So I was contacted earlier by someone asking about the Head Pose Estimation work I put up a while back. And I remembered that I needed to go back to that work and fix some things, so it was a great opportunity.
I ended up making it a bit nicer, and it's also a good chance for us to review some OpenCV-OpenGL interoperation stuff. Things like getting a projection matrix in OpenCV and translating it to an OpenGL ModelView matrix, are very handy.
Let's get down to the code.
Continue reading "Head Pose Estimation with OpenCV & OpenGL Revisited [w/ code]"
Sorry for the bombardment of posts, but I want to share some stuff I've been working on lately, so when I find time I just shoot the posts out.
So this time I'll talk shortly about how to get an estimation of a rigid transformation between two clouds, that potentially are also of different scale. You will end up with a rigid transformation (Rotation Translation) and a scale factor, son in fact it will be a Similarity Transformation. We will first find the right scale, and then find the right transformation, given there is one (but we will find the best transformation there is).
Continue reading "Registering point clouds rigidly with scale using PCL [w/code]"
Just catching up on some bloggin, and I wanna share a snippet of OpenCV code on how to check if your (badly) triangulated 3D points came up co-planar, and therefore a botch triangulation. It's a very simplistic method, only a few lines, and it also is part of my Structure from Motion Toy Library project.
Continue reading "Checking for co-planarity of 3D points in OpenCV [w/code]"
I've been working feverishly to straighten up the Structure from Motion Toy Library, and make it more robust. During my experiments with different methods I wanted to test out a different method for decomposing the Essential matrix to rotation R and translation t, other than that of Hartley and Zisserman using SVD. That's when I came upon this paper: here by Berthold Horn from 1990, that traces the steps of Longuet-Higgins who came up with the derivation for the Essential matrix. It has a closed form solution that works pretty well, and here it is implemented with the Eigen math library (a very good library to get to know).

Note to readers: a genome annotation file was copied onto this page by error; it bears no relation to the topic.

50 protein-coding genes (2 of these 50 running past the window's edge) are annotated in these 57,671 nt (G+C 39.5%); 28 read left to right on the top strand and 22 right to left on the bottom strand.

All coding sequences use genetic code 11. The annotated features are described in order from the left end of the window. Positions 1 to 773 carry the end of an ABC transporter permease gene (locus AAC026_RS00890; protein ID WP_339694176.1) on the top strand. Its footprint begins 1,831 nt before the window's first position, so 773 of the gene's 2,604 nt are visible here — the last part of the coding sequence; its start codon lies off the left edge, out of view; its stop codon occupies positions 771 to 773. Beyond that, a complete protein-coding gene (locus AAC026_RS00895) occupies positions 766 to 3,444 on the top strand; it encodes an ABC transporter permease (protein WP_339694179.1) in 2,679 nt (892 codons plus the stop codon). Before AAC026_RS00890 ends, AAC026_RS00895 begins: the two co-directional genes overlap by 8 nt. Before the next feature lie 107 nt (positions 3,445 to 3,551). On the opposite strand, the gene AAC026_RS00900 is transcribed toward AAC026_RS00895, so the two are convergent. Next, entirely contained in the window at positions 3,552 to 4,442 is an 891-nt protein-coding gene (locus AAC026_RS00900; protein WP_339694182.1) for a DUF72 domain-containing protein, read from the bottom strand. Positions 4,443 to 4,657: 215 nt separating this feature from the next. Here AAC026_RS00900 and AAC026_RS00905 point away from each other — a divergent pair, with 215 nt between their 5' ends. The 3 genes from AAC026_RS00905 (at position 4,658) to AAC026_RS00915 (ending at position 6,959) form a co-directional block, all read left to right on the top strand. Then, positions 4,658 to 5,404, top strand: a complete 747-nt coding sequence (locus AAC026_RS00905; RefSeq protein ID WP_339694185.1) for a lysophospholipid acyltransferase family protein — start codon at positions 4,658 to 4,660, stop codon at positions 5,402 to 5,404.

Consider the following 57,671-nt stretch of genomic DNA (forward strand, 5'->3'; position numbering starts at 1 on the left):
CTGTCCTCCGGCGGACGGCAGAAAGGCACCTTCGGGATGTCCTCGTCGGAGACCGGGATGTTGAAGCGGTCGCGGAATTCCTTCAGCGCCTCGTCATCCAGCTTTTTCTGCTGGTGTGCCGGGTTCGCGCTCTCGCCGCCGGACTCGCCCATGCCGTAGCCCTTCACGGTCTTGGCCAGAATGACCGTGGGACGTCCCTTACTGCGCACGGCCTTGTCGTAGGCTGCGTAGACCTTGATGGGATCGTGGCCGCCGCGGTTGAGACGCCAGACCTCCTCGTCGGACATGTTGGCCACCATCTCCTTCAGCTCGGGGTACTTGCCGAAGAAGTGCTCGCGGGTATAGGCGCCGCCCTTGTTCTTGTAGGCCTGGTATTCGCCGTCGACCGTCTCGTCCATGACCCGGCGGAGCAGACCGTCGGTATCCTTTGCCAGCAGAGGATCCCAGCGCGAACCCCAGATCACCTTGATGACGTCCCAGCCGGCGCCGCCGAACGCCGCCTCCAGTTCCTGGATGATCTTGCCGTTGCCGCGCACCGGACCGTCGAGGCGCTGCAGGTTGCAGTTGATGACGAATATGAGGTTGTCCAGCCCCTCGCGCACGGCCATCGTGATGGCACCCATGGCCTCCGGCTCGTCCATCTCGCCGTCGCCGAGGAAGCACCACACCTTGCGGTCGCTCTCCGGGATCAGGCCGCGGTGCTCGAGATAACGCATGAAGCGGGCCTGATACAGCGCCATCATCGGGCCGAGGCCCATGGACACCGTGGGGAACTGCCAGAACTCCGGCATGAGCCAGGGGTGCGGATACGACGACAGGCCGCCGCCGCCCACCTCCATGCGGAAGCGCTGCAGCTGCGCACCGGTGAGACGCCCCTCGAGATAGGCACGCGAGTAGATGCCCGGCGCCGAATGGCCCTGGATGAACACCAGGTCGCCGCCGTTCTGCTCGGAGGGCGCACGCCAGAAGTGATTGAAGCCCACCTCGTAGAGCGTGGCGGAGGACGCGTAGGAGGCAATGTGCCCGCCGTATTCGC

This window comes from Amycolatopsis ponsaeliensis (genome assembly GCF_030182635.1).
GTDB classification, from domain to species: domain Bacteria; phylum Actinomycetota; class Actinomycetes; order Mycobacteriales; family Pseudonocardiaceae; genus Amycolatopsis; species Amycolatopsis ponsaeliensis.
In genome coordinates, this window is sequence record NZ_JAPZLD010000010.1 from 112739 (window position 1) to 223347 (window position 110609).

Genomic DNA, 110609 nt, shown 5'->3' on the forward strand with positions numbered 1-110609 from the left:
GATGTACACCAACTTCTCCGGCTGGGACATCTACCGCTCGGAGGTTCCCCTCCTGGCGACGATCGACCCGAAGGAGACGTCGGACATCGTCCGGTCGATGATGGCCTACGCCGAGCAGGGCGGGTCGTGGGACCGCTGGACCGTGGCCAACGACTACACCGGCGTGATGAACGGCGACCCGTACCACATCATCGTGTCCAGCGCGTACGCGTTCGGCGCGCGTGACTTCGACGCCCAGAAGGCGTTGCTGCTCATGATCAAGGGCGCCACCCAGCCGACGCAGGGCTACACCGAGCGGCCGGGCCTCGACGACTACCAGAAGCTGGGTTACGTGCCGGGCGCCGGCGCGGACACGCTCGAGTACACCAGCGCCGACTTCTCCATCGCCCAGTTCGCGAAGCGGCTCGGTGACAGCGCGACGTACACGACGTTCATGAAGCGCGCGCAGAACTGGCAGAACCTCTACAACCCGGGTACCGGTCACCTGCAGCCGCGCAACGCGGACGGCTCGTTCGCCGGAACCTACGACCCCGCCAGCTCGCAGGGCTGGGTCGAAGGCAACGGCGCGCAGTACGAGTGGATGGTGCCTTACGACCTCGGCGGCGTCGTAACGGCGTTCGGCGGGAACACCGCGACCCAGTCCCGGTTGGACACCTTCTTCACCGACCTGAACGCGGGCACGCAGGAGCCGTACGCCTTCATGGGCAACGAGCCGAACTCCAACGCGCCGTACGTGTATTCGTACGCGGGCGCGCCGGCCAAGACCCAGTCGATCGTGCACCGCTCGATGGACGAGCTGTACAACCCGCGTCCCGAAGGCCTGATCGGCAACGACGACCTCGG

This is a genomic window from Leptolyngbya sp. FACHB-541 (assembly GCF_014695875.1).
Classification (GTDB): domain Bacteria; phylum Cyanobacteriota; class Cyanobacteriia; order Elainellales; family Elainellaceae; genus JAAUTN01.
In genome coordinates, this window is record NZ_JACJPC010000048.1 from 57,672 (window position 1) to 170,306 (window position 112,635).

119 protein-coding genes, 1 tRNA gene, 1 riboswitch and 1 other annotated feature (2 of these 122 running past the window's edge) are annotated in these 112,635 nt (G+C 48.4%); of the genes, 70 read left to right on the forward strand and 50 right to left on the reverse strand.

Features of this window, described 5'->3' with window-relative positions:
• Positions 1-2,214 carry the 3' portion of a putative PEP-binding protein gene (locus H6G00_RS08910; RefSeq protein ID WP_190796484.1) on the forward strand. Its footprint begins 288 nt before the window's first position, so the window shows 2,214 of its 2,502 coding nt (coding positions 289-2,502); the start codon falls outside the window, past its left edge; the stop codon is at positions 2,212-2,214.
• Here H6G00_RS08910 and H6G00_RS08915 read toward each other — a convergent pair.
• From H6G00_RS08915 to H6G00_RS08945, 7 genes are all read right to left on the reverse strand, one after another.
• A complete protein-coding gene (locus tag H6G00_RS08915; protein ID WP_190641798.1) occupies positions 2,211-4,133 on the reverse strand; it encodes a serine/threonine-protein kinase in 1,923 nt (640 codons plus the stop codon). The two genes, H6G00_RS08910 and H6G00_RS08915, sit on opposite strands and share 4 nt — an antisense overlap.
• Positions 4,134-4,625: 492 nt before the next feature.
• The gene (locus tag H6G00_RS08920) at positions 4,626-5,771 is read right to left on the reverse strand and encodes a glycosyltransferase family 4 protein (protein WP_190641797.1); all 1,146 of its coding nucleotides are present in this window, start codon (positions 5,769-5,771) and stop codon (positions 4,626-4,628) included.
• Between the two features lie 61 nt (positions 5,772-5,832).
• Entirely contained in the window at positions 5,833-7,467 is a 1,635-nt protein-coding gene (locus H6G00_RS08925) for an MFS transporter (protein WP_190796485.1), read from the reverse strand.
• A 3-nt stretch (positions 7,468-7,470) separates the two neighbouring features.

Continue reading "Decomposing the Essential matrix using Horn and Eigen [w/code]"
This time I'll discuss a basic implementation of a Structure from Motion method, following the steps Hartley and Zisserman show in "The Bible" book: "Multiple View Geometry". I will show how simply their linear method can be implemented in OpenCV.
I treat this as a kind of tutorial, or a toy example, of how to perform Structure from Motion in OpenCV.
See related posts on using Qt instead of FLTK, triangulation and decomposing the essential matrix.
Update 2017: For a more in-depth tutorial see the new Mastering OpenCV book, chapter 3. Also see a recent post on upgrading to OpenCV3.
Let's get down to business...
Continue reading "Structure from Motion and 3D reconstruction on the easy in OpenCV 2.3+ [w/ code]"
I sense that a lot of people are looking for a simple triangulation method with OpenCV, when they have two images and matching features.
While OpenCV contains the function cvTriangulatePoints in the triangulation.cpp file, it is not documented, and uses the arcane C API.
Luckily, Hartley and Zisserman describe in their excellent book "Multiple View Geometry" (in many cases considered to be "The Bible" of 3D reconstruction), a simple method for linear triangulation. This method is actually discussed earlier in Hartley's article "Triangulation".
I implemented it using the new OpenCV 2.3+ C++ API, which makes it super easy, and here it is before you.
Edit (4/25/2015): In a new post I am using OpenCV's cv::triangulatePoints() function. The code is available online in a gist.
Edit (6/5/2014): See some of my more recent work on structure from motion in this post on SfM and that post on the recent Qt GUI and SfM library.
Update 2017: See the new Mastering OpenCV3 book with a deeper discussion, and a more recent post on the implications of using OpenCV3 for SfM.
Continue reading "Simple triangulation with OpenCV from Harley & Zisserman [w/ code]"
I've been working on implementing a face image relighting algorithm using spherical harmonics, one of the most elegant methods I've seen lately.
I start up by aligning a face model with OpenGL to automatically get the canonical face normals, which brushed up my knowledge of GLSL. Then I continue to estimating real faces "spharmonics", and relighting.
Continue reading "Spherical harmonics face relighting using OpenCV, OpenGL [w/ code]"
A very simple thing, although I couldn't find on Google some place to copy-paste off, so here it is:
Continue reading "A GLSL shader showing the normal map [w/ code]"
I've seen some examples of people who build motion parallax capable screens using Kinect, but as usual - they don't share the code. Too bad.
Well this is your chance to see how it's done, and it's fairly simple as well.
Continue reading "A motion parallax screen using Kinect [w/ code]"
I found a nice little trick to ease the work with the very noisy depth image the Kinect is giving out. The image is filled with these "blank" values that basically note where the data is unreadable. The secret is to use inpainting to cover these areas and get a cleaner image. And as always, no need to dig deep - OpenCV has it all included.
Continue reading "Neat OpenCV smoothing trick when Kineacking (Kinect Hacking) [w/ code]"